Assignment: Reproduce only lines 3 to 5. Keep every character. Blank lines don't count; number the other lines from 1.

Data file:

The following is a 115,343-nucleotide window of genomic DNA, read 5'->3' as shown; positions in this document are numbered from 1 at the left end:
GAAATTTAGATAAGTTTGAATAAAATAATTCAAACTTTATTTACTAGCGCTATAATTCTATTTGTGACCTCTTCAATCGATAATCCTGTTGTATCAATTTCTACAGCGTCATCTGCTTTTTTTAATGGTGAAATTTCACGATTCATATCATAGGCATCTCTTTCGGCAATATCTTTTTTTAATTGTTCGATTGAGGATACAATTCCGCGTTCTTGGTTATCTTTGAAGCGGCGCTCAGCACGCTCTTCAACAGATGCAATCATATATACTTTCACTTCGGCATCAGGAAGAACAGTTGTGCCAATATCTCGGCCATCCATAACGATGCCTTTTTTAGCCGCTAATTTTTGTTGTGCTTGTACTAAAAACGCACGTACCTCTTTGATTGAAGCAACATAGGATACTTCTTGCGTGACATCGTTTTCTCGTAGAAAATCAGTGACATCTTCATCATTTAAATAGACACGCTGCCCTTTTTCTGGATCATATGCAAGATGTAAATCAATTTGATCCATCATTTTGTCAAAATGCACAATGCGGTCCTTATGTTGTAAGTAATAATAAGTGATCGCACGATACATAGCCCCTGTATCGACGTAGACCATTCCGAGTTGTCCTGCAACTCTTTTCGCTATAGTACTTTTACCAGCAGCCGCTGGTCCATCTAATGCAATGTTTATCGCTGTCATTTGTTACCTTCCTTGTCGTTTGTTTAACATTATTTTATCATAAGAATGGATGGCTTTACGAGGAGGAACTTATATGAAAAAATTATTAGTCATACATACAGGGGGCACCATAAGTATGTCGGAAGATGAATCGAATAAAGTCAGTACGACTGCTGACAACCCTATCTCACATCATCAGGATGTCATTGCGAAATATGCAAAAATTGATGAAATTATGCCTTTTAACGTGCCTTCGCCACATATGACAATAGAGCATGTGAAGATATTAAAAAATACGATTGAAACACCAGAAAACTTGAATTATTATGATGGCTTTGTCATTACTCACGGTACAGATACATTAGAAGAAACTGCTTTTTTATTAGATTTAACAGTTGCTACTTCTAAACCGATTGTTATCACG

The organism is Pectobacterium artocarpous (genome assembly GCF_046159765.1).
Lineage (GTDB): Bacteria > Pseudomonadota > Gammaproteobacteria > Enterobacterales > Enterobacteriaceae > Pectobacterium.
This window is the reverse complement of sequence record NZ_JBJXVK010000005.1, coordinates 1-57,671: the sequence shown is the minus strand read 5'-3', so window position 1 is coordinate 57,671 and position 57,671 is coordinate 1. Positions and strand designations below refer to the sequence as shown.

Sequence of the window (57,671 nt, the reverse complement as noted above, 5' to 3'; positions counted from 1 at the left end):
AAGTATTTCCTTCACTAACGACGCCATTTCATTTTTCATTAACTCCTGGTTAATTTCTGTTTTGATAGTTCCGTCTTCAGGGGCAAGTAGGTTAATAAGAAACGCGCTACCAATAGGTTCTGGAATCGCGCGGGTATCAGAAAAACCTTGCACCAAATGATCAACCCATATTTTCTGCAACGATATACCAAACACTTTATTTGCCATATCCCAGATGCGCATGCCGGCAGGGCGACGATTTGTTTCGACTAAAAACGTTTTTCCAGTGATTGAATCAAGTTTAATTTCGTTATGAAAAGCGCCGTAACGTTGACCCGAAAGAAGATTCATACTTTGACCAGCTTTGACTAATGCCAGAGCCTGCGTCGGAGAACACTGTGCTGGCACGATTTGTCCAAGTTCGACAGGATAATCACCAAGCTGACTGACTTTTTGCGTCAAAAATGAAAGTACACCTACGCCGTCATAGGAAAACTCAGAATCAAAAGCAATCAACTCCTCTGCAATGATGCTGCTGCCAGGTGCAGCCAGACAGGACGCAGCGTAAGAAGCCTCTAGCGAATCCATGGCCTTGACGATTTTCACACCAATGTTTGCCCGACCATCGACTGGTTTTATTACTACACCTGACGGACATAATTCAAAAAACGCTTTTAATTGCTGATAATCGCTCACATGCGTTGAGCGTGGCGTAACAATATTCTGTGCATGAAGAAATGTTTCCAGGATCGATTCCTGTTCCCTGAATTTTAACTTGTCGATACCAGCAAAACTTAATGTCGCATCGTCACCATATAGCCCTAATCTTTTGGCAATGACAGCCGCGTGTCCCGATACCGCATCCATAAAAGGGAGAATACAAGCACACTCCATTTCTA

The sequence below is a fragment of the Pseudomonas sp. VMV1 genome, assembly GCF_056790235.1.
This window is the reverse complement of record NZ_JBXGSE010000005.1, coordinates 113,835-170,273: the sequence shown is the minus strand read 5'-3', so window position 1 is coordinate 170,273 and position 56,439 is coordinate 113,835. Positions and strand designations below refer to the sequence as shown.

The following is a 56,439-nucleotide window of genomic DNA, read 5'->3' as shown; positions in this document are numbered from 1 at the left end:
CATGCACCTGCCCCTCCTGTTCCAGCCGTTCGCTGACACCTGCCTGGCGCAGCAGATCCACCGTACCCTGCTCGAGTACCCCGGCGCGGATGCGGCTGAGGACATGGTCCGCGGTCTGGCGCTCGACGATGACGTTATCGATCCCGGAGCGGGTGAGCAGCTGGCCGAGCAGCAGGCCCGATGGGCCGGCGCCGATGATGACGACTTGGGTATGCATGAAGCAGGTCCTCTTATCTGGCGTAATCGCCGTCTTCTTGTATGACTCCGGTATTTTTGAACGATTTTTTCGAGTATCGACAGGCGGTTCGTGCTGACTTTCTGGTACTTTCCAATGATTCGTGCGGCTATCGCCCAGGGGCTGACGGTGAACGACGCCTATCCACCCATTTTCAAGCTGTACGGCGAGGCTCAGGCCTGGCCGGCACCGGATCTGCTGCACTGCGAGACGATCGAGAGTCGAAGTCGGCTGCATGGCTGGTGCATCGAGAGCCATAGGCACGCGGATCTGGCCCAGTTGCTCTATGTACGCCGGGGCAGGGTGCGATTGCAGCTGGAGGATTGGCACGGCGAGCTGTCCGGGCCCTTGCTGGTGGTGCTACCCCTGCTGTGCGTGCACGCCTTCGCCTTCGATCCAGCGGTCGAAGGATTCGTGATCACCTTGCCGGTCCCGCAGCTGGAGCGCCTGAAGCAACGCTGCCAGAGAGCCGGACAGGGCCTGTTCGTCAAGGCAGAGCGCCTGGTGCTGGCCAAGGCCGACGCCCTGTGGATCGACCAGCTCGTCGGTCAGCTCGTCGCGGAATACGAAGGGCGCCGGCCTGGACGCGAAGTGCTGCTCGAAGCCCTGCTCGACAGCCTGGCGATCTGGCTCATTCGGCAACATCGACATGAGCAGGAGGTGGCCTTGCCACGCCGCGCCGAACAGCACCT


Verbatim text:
The organism is Pectobacterium artocarpous (genome assembly GCF_046159765.1).
Lineage (GTDB): Bacteria > Pseudomonadota > Gammaproteobacteria > Enterobacterales > Enterobacteriaceae > Pectobacterium.
This window is the reverse complement of sequence record NZ_JBJXVK010000005.1, coordinates 1-57,671: the sequence shown is the minus strand read 5'-3', so window position 1 is coordinate 57,671 and position 57,671 is coordinate 1. Positions and strand designations below refer to the sequence as shown.